The United States is not immune to such trends. In one place where doctor—prescribed suicide is legal — Washington State — there was a 43 percent rise in doctor-prescribed suicides in 2013. In a trend similar to that in Switzerland, other concerns–not pain from a terminal illness–are motivating the requests for suicide. Loss of autonomy and “dignity” rank highest, according to the official state government report.
Washington State’s annual report covering 2013 states that 91 percent reported to their health care provider concerns about loss of autonomy, 79 percent reported to their health care provider concerns about loss of dignity, and 89 percent reported to their health care provider concerns about loss of the ability to participate in activities that make life enjoyable. In contrast, only 36% expressed concern over inadequate pain control or concern about it in the future.
While suicide advocates such as Compassion and Choices deride fears of a “slippery slope,” in fact once they achieve a foothold under the banner of limiting assisting suicide to those with “terminal illness,” and surrounding it with “safeguards,” experience shows they quickly move on to expand the grounds and eliminate the “safeguards.”
For one example, after trumpeting “safeguards” in Oregon and Washington laws, in Vermont Compassion and Choices successfully promoted a bill that ultimately has virtually none. For another example, after a Montana court decision held that “consent” is a defense to the crime of homicide, Compassion and Choices issued a factsheet for legislators that said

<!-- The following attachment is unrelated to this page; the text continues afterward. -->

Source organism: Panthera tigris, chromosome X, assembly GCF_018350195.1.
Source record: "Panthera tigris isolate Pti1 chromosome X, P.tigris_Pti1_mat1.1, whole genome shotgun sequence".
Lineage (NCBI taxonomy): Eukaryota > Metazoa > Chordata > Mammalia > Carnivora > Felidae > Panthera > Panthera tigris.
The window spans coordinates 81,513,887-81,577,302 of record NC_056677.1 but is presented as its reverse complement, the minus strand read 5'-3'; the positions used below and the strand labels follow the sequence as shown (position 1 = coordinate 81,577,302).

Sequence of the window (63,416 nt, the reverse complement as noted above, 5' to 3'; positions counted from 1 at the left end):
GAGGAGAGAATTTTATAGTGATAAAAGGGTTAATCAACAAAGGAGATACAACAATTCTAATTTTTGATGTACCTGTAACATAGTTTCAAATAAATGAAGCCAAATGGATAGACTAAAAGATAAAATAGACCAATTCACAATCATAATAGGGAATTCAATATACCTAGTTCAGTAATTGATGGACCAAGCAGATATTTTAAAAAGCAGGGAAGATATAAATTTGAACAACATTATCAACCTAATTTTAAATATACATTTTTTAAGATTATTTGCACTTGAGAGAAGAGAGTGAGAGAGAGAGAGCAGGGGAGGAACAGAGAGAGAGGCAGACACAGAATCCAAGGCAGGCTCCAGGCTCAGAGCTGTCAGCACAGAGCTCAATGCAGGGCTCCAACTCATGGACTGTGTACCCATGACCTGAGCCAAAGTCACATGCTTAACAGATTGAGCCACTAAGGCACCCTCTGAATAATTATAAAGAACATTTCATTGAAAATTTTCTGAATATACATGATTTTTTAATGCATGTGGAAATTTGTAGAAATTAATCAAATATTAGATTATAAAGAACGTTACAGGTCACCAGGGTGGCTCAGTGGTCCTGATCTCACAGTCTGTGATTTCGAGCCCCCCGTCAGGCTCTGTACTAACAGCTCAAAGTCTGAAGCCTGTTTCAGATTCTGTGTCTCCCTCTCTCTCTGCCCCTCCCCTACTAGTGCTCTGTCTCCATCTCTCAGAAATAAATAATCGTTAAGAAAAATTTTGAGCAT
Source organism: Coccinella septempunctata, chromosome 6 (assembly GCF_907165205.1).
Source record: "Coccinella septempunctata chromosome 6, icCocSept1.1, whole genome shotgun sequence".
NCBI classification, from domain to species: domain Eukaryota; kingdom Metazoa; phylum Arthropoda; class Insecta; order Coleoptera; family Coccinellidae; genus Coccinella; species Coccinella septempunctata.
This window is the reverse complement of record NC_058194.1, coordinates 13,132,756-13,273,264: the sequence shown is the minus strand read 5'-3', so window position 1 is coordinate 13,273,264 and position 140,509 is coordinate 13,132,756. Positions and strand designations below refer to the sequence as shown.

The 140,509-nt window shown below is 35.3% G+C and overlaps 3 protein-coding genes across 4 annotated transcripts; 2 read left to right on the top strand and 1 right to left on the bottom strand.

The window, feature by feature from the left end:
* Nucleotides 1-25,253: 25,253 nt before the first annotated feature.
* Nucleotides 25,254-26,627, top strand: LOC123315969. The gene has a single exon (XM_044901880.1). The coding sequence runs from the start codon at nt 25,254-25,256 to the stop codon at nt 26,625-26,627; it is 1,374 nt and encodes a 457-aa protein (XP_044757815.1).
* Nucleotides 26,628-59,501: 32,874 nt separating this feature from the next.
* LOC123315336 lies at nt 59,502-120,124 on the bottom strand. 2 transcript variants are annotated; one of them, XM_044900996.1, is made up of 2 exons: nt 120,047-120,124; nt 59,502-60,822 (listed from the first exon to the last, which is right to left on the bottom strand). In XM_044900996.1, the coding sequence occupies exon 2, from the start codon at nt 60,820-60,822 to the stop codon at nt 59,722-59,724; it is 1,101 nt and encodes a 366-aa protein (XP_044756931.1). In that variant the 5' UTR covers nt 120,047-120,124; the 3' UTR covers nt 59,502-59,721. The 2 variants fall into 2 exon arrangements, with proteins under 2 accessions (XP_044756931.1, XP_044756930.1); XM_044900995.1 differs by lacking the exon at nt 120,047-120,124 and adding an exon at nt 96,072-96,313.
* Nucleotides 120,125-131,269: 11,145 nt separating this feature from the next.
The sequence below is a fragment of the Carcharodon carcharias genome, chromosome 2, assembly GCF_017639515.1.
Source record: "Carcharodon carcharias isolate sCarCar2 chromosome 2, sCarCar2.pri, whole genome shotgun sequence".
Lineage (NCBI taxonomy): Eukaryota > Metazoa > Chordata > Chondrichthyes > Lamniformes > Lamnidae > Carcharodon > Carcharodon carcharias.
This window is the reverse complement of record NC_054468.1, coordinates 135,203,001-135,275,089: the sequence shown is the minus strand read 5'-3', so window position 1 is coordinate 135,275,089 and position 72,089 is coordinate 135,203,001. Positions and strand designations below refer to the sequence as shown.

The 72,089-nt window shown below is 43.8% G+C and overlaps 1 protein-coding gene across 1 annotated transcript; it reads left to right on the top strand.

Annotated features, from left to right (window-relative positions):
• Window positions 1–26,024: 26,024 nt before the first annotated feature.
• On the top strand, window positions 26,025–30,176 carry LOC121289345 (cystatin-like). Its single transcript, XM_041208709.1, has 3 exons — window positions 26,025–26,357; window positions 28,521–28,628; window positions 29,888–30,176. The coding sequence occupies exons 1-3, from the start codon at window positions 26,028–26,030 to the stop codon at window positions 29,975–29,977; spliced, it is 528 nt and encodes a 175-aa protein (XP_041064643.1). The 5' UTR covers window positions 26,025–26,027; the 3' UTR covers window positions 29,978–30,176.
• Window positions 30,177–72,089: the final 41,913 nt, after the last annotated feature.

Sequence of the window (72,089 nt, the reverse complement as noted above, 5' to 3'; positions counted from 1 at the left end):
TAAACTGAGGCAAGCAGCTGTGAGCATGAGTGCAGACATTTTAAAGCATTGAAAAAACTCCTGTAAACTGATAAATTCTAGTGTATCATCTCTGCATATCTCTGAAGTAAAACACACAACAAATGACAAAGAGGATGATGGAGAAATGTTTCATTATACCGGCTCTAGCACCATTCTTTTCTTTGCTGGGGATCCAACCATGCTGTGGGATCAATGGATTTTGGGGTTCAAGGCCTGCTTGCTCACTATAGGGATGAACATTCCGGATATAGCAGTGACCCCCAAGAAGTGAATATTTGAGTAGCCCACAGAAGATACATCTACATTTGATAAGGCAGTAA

“The Legislature should affirm the Court’s guidelines, and not place obstacles in patients’ way. The Legislature should affirm that physician participation is voluntary, and enact protections from civil liability and professional sanctions for physicians who practice within the court’s guidelines.”
But the Montana court, while setting a few vague boundaries, never actually issued guidelines. Compassion and Choices does not really advocate for guidelines, so much as employ them to give voters and legislators a false sense of security that people will not be abused under these laws.
In seeking to head off the organized, well-funded lobby that advocates legalization of assisting suicide, it is crucial to expose the inaccuracy of the claim that “safeguards” can effectively prevent abuse. Moreover, it is important to educate others that seemingly narrow laws will inevitably expand both here and abroad.
Currently, doctor-prescribed suicide is legal in Oregon, Washington, and Vermont –and may have some legal protection in the state of Montana, due to a court decision. Also, an appeal is pending of a Second District court decision in New Mexico that struck that state’s decades-old law protecting against assisting suicide. Most recently, New Jersey was in the crosshairs, with a law like Washington’s that died in the Assembly this term. Maryland and Nevada may also be prime targets in 2015.
More information on doctor-prescribed suicide can be found here.